SEVEN WAYS THE ARTIST SEES
When you compare a Rembrandt to a Vermeer, it’s hard to believe they were practically neighbors, living at exactly the same time in a little country about twice the size of New Jersey. Although both painted light, they saw the light of Holland very differently. Not only do artists see differently, but often an artist will see differently at different times in his/her life. If you didn’t know better, you might find it hard to believe that the works of Picasso’s Rose period were from the same man who painted his Cubist works. As long as we’re capapble of growth, our opinions are subject to change.
The artist must always be specific about how he/she wants you to see nature in his/her painting. He/she really has no choice; a painting is merely an arrangement of fixed areas of color on a flat surface. The artist must lay down definite shapes that can never move once the painting is finished. If the artist wants you to see nature in more than once way, he must paint more than one picture. That’s why many artists, like Monet, paint in series.
When you look at a painting, you do not see the subject as the artist saw it; you see the subject as the artist wanted you to see it. The artist has an idea about what constitutes the reality of vision. Understand other artist’s ideas of vision so that you can find a way of seeing that’s right for you. Whatever idea of vision is true for you is as valid as any other.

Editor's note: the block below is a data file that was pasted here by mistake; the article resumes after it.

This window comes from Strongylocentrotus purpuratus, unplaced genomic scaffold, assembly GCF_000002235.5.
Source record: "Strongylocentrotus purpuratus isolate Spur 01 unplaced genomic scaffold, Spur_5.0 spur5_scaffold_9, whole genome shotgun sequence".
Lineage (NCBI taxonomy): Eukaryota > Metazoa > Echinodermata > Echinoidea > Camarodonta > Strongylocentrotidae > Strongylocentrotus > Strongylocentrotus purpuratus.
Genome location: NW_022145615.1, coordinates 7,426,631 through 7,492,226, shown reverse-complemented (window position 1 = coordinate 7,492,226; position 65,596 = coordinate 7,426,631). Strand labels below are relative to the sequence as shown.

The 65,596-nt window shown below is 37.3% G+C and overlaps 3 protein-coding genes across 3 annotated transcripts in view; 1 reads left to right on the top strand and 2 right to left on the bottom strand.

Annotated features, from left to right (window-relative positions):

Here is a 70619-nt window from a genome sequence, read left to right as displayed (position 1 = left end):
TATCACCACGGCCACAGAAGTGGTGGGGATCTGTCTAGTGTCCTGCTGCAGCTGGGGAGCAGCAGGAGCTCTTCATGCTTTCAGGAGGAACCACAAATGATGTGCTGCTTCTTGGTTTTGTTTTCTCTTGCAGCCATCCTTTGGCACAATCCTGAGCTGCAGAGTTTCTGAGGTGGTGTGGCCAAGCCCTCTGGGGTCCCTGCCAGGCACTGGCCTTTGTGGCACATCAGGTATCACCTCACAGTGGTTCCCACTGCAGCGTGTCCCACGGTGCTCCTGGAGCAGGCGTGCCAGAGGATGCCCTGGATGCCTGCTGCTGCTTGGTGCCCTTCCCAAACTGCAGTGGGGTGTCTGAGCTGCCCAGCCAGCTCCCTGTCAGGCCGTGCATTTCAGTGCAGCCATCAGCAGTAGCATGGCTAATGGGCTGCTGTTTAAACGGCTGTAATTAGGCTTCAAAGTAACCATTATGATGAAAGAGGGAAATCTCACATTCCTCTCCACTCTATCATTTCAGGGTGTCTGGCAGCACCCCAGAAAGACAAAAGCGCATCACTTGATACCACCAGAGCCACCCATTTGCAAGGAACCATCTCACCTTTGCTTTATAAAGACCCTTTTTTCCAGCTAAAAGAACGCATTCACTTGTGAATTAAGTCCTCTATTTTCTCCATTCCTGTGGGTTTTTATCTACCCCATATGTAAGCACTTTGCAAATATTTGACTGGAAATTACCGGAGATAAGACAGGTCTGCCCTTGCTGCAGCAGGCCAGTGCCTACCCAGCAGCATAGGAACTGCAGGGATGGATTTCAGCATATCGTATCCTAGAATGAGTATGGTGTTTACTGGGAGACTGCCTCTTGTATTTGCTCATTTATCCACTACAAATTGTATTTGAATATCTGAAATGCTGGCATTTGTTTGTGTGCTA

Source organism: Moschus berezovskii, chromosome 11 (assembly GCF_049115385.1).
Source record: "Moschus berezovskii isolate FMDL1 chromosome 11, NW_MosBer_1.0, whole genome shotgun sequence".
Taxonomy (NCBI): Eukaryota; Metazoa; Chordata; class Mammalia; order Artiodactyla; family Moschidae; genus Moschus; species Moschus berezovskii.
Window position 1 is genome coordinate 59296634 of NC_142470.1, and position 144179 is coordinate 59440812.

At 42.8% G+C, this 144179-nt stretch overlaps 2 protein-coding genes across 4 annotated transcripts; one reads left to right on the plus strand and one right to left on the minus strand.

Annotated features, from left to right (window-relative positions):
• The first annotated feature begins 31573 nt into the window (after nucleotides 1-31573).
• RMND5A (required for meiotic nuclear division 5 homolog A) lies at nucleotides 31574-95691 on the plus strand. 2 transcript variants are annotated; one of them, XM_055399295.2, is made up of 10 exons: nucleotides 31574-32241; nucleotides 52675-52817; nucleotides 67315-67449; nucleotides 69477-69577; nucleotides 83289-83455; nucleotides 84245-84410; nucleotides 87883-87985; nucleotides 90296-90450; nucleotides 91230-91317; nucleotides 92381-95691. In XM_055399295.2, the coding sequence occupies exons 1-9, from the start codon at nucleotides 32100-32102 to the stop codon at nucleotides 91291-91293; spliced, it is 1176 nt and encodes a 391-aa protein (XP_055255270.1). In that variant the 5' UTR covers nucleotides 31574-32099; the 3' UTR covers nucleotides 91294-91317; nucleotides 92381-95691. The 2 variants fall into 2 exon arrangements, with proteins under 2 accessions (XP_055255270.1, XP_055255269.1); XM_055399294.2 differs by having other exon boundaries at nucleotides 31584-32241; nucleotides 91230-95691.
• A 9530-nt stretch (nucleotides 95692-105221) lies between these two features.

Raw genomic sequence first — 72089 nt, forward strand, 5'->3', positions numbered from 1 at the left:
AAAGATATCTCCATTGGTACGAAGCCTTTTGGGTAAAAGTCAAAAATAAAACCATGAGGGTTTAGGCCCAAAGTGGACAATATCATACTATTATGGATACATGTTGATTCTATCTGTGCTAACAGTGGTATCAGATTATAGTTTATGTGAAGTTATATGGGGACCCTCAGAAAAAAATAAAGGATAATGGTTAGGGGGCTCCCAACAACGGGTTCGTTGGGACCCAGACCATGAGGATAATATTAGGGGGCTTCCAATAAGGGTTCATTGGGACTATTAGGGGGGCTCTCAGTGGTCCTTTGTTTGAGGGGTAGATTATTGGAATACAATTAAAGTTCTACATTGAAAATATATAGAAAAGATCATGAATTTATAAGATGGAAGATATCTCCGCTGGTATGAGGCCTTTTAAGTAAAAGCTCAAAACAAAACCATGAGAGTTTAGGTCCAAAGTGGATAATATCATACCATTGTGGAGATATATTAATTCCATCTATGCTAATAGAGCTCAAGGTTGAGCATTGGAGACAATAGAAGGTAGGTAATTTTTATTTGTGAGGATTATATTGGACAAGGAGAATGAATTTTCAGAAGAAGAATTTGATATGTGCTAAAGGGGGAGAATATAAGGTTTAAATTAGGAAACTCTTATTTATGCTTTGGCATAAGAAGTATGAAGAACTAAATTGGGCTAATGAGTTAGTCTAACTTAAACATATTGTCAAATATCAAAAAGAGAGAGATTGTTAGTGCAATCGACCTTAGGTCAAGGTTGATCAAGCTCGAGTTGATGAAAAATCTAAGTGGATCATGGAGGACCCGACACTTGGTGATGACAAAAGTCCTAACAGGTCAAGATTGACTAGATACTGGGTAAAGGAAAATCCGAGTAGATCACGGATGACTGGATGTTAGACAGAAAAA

There are at least seven different ideas about what constitutes the reality of vision:
Through the Window Realism – what you see is what you paint. the picture represents everything you would see exactly as you would see it through a window or a door.
Selective Realism – the selective realist says you can’t possibly see every single object that’s in front of you, let alone paint it. There’s just too much. Only three or four objects may stand out,so that’s all you paint.
Light and Shade Realism – unless you’re a bat , you can’t SEE in the dark. The only reason we see is because light strikes the retina . Vision is just light and dark and what we perceive as dark is simply the absence of light. Therefore, the only way to paint is to capture the way light falls on a surface and is reflected to the eye.
Focus and Fringe Realism – the actual image you perceive on the retina is clear only in the middle of the field. Surrounding this clear center of sharp-edged interest is a blurred fringe that grows increasingly blurred toward the edges. Thus visual realism demands a clear center of interest at the focal point, which then shades off into less clarity.
Fringe Realism / Impressionism – since light is the only thing that stimulates the eye, to be true to vision, paint only the pattern of light that impinges on the retina.In Impressionism there are no “things”, only light-reflecting surfaces.
Dynamic Realism – nature is seen as being in constant change. Similar to Impressionism in that it is not about objects as things. Rather , objects are just planes with a tensional relationship to each other.
Dream-World Realism – paintings are images that appear in the artist’s mind.
Conversations in Paint – A Notebook of Fundamentals by Charles Dunn